The Purchase Loop vs. The Purchase Funnel
The most important thing you can do for your website (and your digital presence as a whole) is to visualize your buyer’s journey. The buyer’s journey is the path that your customer follows: from the moment they enter your market until the moment they buy and beyond (including the process of turning them into a recurring customer and brand loyalist).
For years, marketers visualized the buyer’s journey as a purchase funnel. Traditionally, four main elements of the buyer’s thought process make up the purchase funnel. They typically follow a linear path, beginning at the top and moving further and further down the funnel.
Awareness, the phase when a person takes notice of a product or service
Interest, the period when a person envisions himself buying
Desire, the moment a person decides that they want to buy from you
Action, the physical step of buying from your organization
Today, marketers have reimagined a more accurate model of the buyer’s journey. The new purchase loop takes into account how people interact with digital media before they buy your product or service. Here are the elements of a customer’s thought process that go into the purchase loop.
Openness: A person shows interest or curiosity about a market or a niche. They haven’t specifically zeroed in on any products or brands but may be vaguely aware of them.
Realized want or need: Something a person reads or sees pushes them from open-mindedness to a conscious need or want.
Learning and education: A person begins to look into the general information they should know before they even consider buying something in your product or service category.
Ideas & inspiration: The consumer actively searches for stimuli that will push them into the next phase of the buying process.
Research & vetting: This is where a person gets into the nitty-gritty of evaluating their options, looking at prices, reviews, and other determining factors.
Post-purchase evaluation & expansion: The person uses your product and decides whether or not to endorse it to friends, family, and colleagues. They also consider the possibility of purchasing from you again down the road.
The most important takeaway from the new purchase loop is that it shows how your customers no longer follow a linear path. They may start at any point in the loop and move freely to another point, covering as many or as few of the touch-points as they need to make the purchase.To plot your unique buyer’s journey, you’ll need to do some research.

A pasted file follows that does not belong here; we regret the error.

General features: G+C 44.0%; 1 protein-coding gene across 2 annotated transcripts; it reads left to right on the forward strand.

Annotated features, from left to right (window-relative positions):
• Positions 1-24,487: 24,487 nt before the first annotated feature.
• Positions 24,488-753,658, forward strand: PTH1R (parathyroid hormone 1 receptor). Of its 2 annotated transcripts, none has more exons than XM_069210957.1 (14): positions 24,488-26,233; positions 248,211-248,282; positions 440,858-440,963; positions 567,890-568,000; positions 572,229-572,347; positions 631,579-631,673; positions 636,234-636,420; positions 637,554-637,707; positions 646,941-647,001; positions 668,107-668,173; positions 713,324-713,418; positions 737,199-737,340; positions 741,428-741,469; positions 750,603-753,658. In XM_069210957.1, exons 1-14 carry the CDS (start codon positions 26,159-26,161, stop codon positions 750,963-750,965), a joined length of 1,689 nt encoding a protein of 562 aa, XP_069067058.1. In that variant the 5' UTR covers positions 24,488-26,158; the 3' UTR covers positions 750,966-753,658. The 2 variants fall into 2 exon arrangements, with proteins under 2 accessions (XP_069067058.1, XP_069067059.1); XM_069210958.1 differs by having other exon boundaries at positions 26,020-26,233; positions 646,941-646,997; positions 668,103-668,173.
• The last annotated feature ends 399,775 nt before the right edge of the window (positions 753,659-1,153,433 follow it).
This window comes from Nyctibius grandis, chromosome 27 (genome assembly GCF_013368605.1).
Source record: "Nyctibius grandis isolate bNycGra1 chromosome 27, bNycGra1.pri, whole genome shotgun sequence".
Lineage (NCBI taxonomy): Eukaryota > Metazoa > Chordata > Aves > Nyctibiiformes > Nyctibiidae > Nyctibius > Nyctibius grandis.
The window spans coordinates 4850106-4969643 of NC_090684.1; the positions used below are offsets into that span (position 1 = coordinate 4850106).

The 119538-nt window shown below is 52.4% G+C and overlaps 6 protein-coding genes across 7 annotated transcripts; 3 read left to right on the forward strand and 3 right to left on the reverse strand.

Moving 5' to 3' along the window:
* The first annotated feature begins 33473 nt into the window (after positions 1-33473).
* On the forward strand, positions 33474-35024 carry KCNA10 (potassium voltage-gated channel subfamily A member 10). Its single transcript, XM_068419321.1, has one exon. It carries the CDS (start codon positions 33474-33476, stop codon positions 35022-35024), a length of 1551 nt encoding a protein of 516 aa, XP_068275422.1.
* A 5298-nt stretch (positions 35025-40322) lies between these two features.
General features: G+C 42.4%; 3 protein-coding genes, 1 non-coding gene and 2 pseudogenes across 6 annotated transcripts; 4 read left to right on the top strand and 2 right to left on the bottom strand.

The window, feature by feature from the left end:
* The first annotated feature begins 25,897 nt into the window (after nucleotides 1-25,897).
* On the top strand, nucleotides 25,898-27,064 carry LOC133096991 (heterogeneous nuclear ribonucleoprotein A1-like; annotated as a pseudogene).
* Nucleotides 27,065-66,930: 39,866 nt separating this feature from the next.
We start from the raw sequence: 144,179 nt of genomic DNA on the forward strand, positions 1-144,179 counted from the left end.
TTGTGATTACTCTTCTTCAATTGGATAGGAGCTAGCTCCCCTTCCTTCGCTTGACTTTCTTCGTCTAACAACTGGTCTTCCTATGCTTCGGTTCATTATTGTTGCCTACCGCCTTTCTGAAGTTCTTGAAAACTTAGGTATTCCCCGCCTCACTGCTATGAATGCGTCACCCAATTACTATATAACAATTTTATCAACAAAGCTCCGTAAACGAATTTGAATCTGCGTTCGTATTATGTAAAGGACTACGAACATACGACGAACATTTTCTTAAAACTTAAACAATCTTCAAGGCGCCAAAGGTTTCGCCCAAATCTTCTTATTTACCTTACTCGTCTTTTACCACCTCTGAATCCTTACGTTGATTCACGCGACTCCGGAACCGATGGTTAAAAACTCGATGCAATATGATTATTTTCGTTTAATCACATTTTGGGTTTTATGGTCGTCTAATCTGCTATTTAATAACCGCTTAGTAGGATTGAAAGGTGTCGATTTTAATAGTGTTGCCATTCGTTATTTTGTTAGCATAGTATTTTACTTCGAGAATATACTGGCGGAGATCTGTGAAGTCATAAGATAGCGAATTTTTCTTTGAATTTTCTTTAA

Techniques for learning about your buyer’s journey
Getting to know your customer and understanding her motivations is essential to every public-facing element of a successful business. Your buyer’s journey relies on more than just descriptive information, though. To truly understand your purchase loop, you need to gather behavioral data.
Behavioral data is rooted in action. What action does your customer start with? Which action is he most likely to take next? Which behaviors eventually lead to a purchase? You need the right data to get to the crux of this.
What kind of data helps you plot your buyer’s journey?
-Bounce rates help you understand when content either isn’t effective or addresses your visitor at the wrong point in the process.
-What content does your visitor consume after they’ve visited a specific page? If your visitor is presented with three separate pieces of content after they’ve finished reading a blog post, for example, which link do more visitors pursue?
-Understand which content performs best through which distribution channels (social, blog, email, etc.). Use this data to build comprehensive channel profiles. For example, the majority of your Twitter followers may already be customers, while your LinkedIn brand page may cater more to potential buyers.
-Find out what kind of information your customers typically desire at each point in the purchase process. A blog post meant for someone who is new to your market looks very different than one meant for an expert, after all.
What strategies can you use to get to this information?
-Watch how visitors interact with your content in real time (using the right software).
-Conduct interviews with customers to understand how they went through their purchase decision.
-Monitor forums and review sites where your customers interact to better understand where other customers point them when they ask questions about purchases.
-Read industry blogs and news outlets and see which posts get the most social sharing.
With all this information in hand, visualize your buyer’s journey by drawing your purchase loop, complete with all variations you’ve seen through your research. One loop may show what happens when your brand enters the conversation very early in the process, while another might show what happens when your brand appears in the product evaluation phase.
One of the most important things to remember about your buyer’s journey is that you’ll never stop revising it. The web is a constantly shifting entity, and you’ll have to update your predictions to keep up with it.
This post is a segment of The Small Business Guide to Going Digital in 2014.
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